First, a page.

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Helmets reduce head injury odds by 69 per cent

Latest analysis of 64,000 cyclist injuries, from Australian statisticians, suggests helmets reduce odds of serious and fatal head injuries by 69 and 65 per cent

Wearing a helmet reduces the odds of serious head injury by 69 per cent, and fatal head injury by 65 per cent, according to an analysis from the University of New South Wales in Australia.

Statisticians Jake Olivier and Prudence Creighton reviewed data from 64,000 cyclist injuries, across 40 studies and found helmet use was associated with reduced odds of head and serious or fatal head injury, as well as facial injury. Helmets had no effect on neck injuries.

Helmets are a sticky issue, with some researchers branding mandatory cycle helmet laws in Australia a “public health disaster”reducing cycling rates (and the associated health benefits) without improving injury rates on a population-wide basis. 

Cycling helmets — everything you need to know

Findings from the “largest ever systematic review and meta-analysis of bicycle injury and helmet use” were most striking for serious and fatal head injuries.

The study’s authors conclude: “Helmet use is associated with odds reductions of 51% for head injury, 69% for serious head injury, 33% for face injury and 65% for fatal head injury. Injuries to the neck were rare and not associated with helmet use.”

The study points out cycling injuries are rare - there are 0.29 crashes per 1000km cycled in Australia, and in just eight per cent of those cases medical treatment is sought. According to Australian hospital and police data 34 per cent of hospital admitted cyclists have a head injury, 15 per cent of those serious.

Though researchers recognised the difficulties of generalising this data analysis to a population level, they suggest “results could be used as one source of evidence for the promotion of bicycle helmets for mitigating head, serious head, face and fatal head injuries". 

"Irrespective of past research, the results of this review do not support arguments against helmet legislation from an injury prevention perspective." 

However, they add, "bicycle helmets are not a panacea for cycling injury, as they do not eliminate head or face injury and they do not offer protection to other body regions. Any comprehensive cycling safety strategy should consider the promotion or legislation of bicycle helmets only in concert with other injury prevention strategies."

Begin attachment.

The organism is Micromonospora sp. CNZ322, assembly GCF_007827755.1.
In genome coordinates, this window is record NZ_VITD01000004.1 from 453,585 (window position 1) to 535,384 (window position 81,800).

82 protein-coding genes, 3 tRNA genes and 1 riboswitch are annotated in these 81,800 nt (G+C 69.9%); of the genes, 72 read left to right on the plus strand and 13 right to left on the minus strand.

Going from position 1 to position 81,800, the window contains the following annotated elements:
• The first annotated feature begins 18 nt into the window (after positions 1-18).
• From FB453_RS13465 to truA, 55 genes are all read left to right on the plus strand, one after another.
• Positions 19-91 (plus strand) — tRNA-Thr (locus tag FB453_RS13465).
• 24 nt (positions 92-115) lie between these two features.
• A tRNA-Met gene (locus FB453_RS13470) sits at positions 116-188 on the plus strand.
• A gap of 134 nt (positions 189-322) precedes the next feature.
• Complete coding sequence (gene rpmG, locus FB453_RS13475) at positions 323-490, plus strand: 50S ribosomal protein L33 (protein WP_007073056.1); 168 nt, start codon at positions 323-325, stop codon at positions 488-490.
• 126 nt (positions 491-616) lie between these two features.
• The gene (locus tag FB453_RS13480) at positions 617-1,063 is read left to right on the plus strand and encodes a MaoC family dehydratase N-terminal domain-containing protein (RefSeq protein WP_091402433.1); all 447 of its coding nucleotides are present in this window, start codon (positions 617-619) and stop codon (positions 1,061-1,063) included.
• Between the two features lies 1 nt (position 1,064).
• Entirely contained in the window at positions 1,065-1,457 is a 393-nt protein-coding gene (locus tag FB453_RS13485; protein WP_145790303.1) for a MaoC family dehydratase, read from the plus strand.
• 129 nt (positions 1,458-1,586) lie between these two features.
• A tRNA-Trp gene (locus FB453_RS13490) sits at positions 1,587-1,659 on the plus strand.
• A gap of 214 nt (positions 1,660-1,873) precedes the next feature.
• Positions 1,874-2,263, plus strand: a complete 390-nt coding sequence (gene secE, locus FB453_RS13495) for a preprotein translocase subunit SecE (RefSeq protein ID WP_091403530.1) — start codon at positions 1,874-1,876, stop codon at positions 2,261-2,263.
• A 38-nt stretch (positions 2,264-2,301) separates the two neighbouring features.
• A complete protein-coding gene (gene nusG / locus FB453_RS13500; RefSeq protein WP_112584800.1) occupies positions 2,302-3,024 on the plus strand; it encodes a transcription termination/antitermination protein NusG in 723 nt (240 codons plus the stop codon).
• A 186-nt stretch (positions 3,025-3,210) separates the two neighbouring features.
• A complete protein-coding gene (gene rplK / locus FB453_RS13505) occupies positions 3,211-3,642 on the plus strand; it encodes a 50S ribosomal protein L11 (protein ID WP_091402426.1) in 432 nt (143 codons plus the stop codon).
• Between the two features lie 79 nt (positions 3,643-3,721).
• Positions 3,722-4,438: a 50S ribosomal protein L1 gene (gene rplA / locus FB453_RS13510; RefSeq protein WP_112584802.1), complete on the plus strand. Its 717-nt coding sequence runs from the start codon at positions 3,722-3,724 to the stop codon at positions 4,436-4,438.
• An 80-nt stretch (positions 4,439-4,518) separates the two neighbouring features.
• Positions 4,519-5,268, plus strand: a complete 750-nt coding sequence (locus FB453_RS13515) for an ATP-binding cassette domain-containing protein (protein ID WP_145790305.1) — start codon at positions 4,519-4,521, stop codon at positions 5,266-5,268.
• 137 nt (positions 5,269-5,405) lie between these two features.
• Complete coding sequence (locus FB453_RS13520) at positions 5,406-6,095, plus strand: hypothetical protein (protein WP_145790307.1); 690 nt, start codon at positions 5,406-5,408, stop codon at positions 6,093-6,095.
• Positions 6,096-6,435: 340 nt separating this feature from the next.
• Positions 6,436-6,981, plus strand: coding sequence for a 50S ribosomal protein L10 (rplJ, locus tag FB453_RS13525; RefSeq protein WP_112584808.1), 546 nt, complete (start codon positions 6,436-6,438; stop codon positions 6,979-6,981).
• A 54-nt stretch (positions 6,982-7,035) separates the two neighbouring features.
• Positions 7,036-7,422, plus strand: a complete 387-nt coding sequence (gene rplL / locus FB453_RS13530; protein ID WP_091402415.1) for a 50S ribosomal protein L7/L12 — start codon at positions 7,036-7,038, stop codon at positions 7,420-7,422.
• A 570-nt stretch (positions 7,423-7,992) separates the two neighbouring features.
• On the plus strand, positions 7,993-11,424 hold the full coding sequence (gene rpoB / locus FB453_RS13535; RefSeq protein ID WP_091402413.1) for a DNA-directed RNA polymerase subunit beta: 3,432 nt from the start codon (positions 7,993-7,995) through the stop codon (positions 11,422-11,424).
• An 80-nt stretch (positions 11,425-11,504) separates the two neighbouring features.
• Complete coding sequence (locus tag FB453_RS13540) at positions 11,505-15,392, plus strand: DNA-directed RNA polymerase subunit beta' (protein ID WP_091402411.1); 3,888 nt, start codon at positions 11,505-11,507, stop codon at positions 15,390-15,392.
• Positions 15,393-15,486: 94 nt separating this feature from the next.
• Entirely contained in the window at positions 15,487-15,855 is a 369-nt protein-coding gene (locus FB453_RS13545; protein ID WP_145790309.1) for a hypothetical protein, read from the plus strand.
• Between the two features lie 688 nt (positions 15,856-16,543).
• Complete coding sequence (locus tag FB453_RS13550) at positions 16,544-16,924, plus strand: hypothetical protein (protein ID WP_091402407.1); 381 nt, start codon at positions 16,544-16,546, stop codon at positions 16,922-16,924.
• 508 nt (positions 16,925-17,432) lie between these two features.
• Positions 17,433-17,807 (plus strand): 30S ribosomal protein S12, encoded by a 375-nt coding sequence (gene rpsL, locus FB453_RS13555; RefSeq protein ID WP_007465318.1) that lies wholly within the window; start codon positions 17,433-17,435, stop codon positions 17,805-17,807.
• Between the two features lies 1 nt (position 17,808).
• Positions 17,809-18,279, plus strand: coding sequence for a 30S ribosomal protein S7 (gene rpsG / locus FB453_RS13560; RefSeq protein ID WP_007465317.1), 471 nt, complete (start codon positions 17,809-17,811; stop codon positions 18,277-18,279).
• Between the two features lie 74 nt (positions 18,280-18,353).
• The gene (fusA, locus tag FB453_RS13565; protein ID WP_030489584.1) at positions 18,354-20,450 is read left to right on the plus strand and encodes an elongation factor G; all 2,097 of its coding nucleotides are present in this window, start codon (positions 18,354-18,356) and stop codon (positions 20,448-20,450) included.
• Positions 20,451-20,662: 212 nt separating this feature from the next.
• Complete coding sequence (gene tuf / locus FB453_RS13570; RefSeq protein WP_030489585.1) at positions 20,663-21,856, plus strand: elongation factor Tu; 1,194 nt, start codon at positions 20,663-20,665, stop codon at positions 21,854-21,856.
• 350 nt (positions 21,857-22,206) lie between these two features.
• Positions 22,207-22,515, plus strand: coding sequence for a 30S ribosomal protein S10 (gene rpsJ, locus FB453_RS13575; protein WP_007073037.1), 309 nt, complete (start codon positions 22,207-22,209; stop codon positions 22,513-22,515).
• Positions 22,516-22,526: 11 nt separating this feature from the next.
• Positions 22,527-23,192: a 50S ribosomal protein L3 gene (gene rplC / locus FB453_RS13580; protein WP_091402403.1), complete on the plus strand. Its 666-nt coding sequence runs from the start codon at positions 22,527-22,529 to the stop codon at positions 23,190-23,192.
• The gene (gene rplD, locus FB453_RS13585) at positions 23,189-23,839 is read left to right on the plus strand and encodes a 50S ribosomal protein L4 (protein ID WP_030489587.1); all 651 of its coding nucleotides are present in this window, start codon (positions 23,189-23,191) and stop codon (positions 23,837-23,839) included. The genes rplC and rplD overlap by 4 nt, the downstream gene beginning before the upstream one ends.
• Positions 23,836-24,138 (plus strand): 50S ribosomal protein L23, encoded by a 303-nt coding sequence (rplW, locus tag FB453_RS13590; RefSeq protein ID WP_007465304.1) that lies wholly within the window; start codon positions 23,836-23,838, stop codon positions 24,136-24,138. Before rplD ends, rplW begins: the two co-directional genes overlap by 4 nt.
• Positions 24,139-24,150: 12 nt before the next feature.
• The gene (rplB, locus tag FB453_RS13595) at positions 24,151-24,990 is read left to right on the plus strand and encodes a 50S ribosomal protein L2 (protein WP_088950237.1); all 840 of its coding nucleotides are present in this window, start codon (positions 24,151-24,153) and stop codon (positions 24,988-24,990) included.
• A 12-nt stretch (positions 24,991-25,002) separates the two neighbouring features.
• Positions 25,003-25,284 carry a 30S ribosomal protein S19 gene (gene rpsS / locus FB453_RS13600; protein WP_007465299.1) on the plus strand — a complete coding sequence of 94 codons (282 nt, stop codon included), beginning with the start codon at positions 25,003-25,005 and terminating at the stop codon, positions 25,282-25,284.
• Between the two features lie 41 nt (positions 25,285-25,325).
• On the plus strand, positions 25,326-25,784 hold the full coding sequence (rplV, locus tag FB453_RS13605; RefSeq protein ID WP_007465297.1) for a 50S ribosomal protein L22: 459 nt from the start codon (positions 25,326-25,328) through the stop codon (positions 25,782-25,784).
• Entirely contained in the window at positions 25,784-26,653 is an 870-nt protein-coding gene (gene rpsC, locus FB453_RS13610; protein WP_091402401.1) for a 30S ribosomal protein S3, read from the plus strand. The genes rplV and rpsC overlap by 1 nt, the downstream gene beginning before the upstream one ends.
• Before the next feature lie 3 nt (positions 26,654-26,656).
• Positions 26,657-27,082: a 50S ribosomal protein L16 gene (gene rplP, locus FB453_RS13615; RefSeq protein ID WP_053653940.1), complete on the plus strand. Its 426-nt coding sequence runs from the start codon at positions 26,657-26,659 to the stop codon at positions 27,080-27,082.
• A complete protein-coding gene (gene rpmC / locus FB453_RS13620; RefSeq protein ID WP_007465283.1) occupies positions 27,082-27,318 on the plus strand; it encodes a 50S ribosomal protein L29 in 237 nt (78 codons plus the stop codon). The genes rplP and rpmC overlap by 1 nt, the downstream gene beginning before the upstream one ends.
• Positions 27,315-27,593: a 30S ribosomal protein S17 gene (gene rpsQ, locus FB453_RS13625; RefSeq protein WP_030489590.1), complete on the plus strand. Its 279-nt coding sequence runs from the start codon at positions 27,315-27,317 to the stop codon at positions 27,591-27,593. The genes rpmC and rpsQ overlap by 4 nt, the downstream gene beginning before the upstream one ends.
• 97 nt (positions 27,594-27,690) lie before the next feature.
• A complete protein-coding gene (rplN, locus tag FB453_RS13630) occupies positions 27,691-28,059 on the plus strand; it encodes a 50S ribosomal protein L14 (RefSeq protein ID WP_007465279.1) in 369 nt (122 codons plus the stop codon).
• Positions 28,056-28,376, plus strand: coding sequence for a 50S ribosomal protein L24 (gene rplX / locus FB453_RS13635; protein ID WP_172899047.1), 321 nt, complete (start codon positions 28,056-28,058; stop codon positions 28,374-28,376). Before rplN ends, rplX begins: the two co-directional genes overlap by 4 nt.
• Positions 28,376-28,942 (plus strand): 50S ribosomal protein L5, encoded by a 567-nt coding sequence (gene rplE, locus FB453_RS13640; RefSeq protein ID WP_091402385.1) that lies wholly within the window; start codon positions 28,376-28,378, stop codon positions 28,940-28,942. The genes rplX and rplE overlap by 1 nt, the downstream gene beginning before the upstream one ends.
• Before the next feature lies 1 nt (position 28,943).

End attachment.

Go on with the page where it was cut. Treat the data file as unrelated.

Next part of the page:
Cycle helmets are only designed to withstand collisions at speeds of 5.42-5.52m/s, or a little over 12mph.

Researchers have advised caution in applying helmet safety data to population level, due to the effect of "risk compensation" and the possible effects of helmet laws in reducing cycling rates. The former is a hypothesis where helmet wearers exhibit greater risk-taking behaviour, while some motorists drive closer to helmeted cyclists, though Olivier and Creighton say there is "very little published research on the topic and no systematic review".

Earlier this year Cycle-helmets.com analysed government data and found the number of bicycle trips in the Australian state of Victoria declined by 44.7 per cent from 1985/6 and 2012/13, between which mandatory helmet laws were introduced, while a 2015 Canadian study found no link between helmet laws and head injury rates.

Chris Gillham is a research journalist who investigated the Australian helmet law when it was introduced in 1991, and who maintains the website www.cycle-helmets.com.

In a submission to the Australian senate last year, which heard helmet laws do more harm than good, he said: "Data published over the past 25 years has consistently shown a substantial and permanent decline in the proportion of Australians cycling, with consequent damage to public health.

"The data show tens and probably hundreds of thousands of Australians are discouraged from regular or occasional recreational exercise and instead mostly use their cars for transport, increasing traffic congestion and the likelihood of road trauma."

Gilham pointed to hospital records suggesting helmet laws resulted in a 10-20% decline in the proportion of cyclist head injury but an approximate 30% increase in the total number of cyclist admissions. Some argue this is due to the reduced “safety in numbers” effect as fewer people cycle.

Luke Turner, a Senior Infrastructure Advisor, wrote in the Institute of Public Affairs journal: "By any measure, health problems associated with a lack of exercise are a far greater problem than cycling head injuries in Australia. According to the Heart Foundation, lack of physical activity causes 16,000 premature deaths each year, swamping the 40 or so cycling fatalities."

Sydney cyclists are now being hit with enormous fines for misdemeanours including £163 penalties for not wearing helmets as part of a cycling-focused crackdown by police.

 

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